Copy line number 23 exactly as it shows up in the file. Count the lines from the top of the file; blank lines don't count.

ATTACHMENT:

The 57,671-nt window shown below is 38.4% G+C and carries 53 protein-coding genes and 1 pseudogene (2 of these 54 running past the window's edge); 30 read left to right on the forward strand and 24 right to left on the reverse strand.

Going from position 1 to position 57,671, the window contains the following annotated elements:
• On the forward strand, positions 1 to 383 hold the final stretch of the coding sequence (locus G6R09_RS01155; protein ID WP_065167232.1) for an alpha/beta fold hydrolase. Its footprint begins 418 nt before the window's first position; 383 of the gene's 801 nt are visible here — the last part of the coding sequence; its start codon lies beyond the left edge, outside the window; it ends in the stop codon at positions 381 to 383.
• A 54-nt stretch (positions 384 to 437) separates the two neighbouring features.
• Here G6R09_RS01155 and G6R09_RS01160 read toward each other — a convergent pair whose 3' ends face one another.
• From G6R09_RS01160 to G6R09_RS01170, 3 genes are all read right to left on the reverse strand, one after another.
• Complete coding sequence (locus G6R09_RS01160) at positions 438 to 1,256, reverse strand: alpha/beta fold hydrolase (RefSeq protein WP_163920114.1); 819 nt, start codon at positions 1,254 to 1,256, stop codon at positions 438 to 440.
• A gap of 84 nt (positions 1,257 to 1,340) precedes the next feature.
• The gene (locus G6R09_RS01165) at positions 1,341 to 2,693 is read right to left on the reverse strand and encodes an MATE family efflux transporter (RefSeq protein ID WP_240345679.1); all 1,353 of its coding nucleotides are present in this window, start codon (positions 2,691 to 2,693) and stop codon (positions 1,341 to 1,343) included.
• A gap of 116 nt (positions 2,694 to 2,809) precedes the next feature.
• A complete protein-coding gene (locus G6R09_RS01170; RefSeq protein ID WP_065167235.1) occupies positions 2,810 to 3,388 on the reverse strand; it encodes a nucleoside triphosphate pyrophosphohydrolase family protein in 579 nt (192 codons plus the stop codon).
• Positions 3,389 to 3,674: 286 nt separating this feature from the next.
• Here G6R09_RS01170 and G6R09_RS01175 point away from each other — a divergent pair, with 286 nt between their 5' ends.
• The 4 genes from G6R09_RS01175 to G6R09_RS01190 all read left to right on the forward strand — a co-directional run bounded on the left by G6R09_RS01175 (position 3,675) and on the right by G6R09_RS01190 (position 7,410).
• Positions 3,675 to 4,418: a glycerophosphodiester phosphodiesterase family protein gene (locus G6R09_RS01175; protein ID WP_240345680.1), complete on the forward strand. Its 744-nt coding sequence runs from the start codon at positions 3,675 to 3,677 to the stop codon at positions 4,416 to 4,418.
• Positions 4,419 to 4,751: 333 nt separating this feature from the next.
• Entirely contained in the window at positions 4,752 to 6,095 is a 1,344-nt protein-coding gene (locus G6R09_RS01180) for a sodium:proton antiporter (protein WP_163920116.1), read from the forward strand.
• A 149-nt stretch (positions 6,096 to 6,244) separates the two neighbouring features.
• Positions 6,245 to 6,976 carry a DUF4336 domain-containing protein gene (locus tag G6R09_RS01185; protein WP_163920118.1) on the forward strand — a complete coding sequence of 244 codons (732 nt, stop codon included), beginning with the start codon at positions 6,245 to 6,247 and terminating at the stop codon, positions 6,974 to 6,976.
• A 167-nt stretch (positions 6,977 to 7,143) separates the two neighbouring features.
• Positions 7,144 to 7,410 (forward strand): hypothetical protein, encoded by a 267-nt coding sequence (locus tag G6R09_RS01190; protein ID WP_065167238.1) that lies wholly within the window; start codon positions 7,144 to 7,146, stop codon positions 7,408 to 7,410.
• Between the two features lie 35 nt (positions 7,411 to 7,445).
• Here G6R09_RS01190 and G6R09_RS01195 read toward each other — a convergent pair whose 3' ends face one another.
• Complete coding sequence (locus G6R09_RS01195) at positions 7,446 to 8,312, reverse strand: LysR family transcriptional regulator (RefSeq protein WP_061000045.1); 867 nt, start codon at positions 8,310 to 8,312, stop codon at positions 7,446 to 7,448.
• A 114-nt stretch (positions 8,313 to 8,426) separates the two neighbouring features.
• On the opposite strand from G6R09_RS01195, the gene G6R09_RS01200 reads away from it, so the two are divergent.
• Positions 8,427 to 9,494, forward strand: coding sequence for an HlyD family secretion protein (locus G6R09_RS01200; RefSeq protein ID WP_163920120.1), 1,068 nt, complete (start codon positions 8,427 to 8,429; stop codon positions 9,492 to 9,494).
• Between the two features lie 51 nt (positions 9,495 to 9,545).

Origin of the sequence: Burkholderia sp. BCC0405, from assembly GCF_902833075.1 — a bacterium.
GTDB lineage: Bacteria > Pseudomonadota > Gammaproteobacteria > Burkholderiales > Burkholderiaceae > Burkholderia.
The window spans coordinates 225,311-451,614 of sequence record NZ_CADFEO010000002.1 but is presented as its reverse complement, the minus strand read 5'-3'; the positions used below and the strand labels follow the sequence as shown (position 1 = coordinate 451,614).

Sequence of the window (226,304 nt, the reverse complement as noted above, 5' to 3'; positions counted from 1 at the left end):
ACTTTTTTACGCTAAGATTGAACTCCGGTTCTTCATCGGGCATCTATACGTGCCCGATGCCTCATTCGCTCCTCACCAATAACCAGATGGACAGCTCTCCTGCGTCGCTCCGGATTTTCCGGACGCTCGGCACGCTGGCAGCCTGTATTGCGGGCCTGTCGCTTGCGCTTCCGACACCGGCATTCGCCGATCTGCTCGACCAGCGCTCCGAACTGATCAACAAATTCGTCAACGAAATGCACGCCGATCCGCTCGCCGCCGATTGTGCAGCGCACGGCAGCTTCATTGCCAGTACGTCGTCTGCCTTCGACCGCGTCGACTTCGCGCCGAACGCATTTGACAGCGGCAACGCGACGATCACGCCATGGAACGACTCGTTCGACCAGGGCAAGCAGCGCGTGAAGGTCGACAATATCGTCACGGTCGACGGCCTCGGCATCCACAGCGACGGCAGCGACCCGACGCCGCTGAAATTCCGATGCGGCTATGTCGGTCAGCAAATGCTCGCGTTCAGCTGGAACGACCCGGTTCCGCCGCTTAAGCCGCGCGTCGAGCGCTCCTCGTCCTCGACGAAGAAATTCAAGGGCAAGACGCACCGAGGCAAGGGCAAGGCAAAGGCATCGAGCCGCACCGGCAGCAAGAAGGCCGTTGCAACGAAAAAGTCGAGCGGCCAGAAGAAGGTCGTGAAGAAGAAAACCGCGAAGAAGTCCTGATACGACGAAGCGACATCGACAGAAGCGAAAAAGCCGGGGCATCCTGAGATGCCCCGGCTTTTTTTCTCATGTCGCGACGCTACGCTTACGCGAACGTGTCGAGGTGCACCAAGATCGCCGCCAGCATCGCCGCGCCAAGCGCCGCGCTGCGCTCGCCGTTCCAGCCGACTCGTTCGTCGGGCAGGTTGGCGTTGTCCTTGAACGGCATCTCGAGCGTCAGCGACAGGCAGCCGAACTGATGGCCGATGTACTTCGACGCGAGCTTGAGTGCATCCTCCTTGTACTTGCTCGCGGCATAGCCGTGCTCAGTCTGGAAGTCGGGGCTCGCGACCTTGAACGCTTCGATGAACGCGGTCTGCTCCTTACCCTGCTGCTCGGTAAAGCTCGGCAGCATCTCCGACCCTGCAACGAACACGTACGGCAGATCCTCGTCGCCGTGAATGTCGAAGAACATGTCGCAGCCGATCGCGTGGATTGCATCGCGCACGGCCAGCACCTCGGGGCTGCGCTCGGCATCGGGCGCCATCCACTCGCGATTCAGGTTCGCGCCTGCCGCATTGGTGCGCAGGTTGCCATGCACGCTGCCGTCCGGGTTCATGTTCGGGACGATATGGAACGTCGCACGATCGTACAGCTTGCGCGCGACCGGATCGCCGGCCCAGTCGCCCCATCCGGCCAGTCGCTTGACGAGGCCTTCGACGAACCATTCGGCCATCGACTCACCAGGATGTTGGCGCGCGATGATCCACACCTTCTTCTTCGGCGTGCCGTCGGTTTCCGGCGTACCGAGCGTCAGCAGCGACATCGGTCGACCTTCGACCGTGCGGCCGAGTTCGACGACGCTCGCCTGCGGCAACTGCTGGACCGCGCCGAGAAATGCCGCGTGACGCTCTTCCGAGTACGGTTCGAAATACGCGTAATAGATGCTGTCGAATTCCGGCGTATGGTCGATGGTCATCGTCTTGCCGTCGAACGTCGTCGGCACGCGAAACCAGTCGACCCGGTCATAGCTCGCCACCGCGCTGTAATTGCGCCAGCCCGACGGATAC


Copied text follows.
• Here G6R09_RS01190 and G6R09_RS01195 read toward each other — a convergent pair whose 3' ends face one another.